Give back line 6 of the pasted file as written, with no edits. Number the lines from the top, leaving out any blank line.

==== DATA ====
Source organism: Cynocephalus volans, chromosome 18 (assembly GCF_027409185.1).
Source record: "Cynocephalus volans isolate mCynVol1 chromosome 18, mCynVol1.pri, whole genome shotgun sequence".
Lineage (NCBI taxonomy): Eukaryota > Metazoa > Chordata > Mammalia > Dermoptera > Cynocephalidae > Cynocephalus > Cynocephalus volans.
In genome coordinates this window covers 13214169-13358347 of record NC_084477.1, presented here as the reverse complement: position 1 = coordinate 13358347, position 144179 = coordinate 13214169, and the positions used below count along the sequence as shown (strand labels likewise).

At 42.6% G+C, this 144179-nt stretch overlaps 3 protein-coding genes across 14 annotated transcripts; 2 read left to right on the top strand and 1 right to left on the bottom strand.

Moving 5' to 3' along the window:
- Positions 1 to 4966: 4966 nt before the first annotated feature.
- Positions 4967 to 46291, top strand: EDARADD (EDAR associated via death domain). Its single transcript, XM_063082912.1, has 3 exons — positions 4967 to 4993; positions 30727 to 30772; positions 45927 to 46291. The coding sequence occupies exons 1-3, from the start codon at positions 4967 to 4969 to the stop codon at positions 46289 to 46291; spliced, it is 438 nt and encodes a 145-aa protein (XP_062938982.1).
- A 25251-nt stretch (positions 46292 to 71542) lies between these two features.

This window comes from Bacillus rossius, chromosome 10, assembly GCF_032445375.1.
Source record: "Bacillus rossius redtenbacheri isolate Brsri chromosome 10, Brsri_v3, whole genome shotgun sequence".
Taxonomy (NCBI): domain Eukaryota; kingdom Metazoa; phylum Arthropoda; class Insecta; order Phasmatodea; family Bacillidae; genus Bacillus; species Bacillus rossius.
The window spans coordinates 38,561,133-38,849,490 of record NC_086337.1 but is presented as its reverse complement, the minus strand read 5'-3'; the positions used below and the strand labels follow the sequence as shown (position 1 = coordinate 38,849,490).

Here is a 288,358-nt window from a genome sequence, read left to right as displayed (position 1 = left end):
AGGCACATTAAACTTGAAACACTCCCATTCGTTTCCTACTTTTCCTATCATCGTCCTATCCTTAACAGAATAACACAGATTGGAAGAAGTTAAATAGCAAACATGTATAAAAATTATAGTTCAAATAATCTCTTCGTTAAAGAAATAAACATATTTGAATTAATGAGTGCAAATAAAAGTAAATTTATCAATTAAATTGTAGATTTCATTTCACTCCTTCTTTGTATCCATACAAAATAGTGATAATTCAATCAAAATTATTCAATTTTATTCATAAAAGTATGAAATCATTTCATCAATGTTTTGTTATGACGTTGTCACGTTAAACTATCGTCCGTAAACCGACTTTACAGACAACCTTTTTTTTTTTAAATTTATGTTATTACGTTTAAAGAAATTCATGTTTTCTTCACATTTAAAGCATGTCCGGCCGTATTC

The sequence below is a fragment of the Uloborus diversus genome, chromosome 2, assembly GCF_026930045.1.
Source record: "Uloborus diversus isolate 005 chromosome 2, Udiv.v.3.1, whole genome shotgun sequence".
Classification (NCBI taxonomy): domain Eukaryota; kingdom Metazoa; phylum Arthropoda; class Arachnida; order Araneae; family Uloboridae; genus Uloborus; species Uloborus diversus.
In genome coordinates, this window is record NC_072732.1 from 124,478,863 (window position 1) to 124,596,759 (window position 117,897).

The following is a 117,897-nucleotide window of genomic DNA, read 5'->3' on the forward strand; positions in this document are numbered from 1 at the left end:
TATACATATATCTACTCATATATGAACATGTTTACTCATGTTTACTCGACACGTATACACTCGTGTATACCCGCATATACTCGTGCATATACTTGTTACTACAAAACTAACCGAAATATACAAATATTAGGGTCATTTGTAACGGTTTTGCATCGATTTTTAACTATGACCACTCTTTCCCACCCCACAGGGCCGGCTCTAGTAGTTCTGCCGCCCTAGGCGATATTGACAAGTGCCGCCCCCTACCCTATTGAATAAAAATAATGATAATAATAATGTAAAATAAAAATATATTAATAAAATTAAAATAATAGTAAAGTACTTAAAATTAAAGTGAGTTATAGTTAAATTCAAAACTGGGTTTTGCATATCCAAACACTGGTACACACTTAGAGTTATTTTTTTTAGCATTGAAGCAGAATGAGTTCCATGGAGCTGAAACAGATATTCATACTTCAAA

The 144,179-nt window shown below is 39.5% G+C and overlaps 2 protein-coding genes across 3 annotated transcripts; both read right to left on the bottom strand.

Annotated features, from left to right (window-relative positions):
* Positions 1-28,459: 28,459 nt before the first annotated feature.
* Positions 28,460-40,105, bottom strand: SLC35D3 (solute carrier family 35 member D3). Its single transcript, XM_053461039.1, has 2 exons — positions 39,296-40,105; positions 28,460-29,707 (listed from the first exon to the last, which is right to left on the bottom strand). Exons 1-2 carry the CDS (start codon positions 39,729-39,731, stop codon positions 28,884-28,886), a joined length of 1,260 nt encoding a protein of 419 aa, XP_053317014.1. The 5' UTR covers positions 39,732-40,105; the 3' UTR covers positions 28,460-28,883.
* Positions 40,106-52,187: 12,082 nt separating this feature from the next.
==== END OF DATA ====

Moving 5' to 3' along the window: